Stripping individuality

Besides the heat in California I notice one thing.? Sameness.? Every street corner is the same.? The landscape, wholly uninteresting.? A drug store, grocery store and a Starbucks in every shopping complex.? I’m not joking on the Starbucks.? I think there are more Starbucks in the City of Sacramento than the entire state of Washington.

But what gets me the most are the houses.? Row after row of homes in various shades of beige and white.? Tiny yards with no landscaping.? An SUV in every driveway.? Why?? Why is this place lacking individuality?? I’ve yet to find it.? If you know why please let me know.

There are no locally owned businesses as far as I can tell.? Either that or they are so well hidden that I can’t seem to find them.

However, I don’t think this phenomenon is exclusive to Sacramento or even California.? I noticed it the last time I visited my grandparent in small backwater town in WA.? Gone are the days of the local burger joint.? Going out of business signs are replaced with fast food chain neon lights.

This is happening even in housing.? Tract homes are being slapped up at alarming rates.? Houses occupy over 70% of the total lot space and you can say bless you to your neighbor when you hear him sneeze.? It’s a sad state of affairs that we no longer seek our independence.? We settle for the prepackaged dinner, the outfit straight off the mannequin or the “move in ready” home.

Is advertising taking over our lives to the point that we can’t think for ourselves?? (says the lady with ads on her blog)? Is it easier to go with the mainstream media than to introduce a little creativity into our lives?? This is a topic that totally baffles me.

11 Comment

  1. NEAL says: Reply

    hey! The cats were asking the same.

    Oh, and between here and MN it all looks the same. So much for free enterprise, it’s all about duopoly and monopoly for business in some cities.

  2. We lived in an older city and moved to a growing shiny new(ish) city. I struggle with the housing developments where ever thing looks the same (but walk in closets! new kitchens!) versus the older homes that are harder to find but do exist (charm but old electrical and plumbing). We tend to seek out restaurants that aren’t chains and stores that are locally owned but it is hard here where everything is shiny and new.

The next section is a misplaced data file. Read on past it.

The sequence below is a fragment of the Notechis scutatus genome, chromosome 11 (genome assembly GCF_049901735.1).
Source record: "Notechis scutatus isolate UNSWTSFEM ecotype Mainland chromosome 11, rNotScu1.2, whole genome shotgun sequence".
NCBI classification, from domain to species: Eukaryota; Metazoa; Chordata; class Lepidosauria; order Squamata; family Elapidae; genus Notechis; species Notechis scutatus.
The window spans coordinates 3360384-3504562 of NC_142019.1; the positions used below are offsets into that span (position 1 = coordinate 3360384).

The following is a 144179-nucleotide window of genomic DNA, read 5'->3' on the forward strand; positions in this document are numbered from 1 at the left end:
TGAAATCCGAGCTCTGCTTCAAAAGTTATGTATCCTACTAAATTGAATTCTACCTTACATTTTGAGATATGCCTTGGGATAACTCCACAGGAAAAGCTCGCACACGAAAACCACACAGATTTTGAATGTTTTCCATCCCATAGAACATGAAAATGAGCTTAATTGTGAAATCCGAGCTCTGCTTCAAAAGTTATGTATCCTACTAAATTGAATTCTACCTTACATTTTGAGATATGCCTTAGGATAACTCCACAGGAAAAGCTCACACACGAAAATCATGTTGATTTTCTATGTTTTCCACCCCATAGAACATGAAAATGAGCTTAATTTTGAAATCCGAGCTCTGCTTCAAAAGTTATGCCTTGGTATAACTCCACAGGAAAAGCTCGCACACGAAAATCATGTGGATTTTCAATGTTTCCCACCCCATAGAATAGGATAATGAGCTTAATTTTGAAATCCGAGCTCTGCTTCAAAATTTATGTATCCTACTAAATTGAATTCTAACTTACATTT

3. Jenny says: Reply

    We live in urban subs and are moving to urban subs on purpose. I hate tract homes. I do see their appeal and purpose. I get it. They are nice. But I want a house that doesn’t look like the one next to me. We have locally owned places downtown. We have fun restaurants, some chain some not. I grew up in a “same” neighborhood that is being torn down but the houses still are different. I like different. I can’t wait to do a new house!

  4. Rhonda says: Reply

    I hate tract homes too. But, last winter when I found three holes behind my wallpaper, I was thinking tract homes aren’t such a bad idea after all.

  5. Probably cost. Tract or pre-fab homes are cheap and easy to make , so why wouldn’t builders buy up a whole mess of land and stick as many cookie cutter houses on it as possible?

    Consumers can’t afford much variety either. People need low cost convenient housing and they’ll take what they can get.

  6. Mom says: Reply

    It’s the money factor. Cram as many houses as you can into one location and reap the rewards financially. Sacrifice everything you can to make a buck. Very sad.

  7. Elle says: Reply

    I guess the real question is why, as individuals, are we settling for the mundane? Why are we giving in and sacrificing our individuality? I can’t stand it. I look across the street of my own home to my neighbor’s house. His is the exact same as mine. Just a different color. (of course my house was built in 1964)

    I crave the unusual. I live to do things more complex. I had the discussion with my SIL the other day when she mentioned that I could buy the pre-packaged granola and it would be cheaper. Yes… but it wouldn’t taste better.

  8. NEAL says: Reply

    Compound all that with:

    1. People in Europe live in homes that are HUNDREDS of years old.
    2. Many of these tract homes are being put up on pristine farmland.
    3. Fixing holes and other things are part of owning a home, does it suck? Yeah. I can tell you about suckage when it comes to those things, BUT what about being a good steward for our kids and grandchildren?

  9. Jenny2 says: Reply

    Just don’t drink the water while you’re down there. It’s where they put the drugs that make you not care about anything original.

    I’m serious.

  10. DebiP says: Reply

    that is part of the charm of our neighborhood…these ten homes in our cul-de-sac are all built by us…the owners and we all have a different home…I get what you are saying…we did the tract home I HATED it…I am in love with my home and my individuality…I love my terra cotta colored walls and my wheat colored walls…even my poppy colored walls..bright bold and alive…my neighbors…beige and white and light cloudy coloring…

    I get you Elle…and I don’t get the lack of personality and individuality in todays world…

  11. That’s one thing I love about Alaska: we don’t have as much in the way of sameness. Part of that, I think, is the frontier mentality (I can do it myself), but part of it is because we “entered” into the modern world a little later, so we were able to see that some things (i.e. billboards) really don’t make life better. I’m really glad we don’t have billboards!!

    On the other hand, it might just be that our temperatures cause the faint at heart to shudder. Global warming will probably cause more big box stores to arrive.

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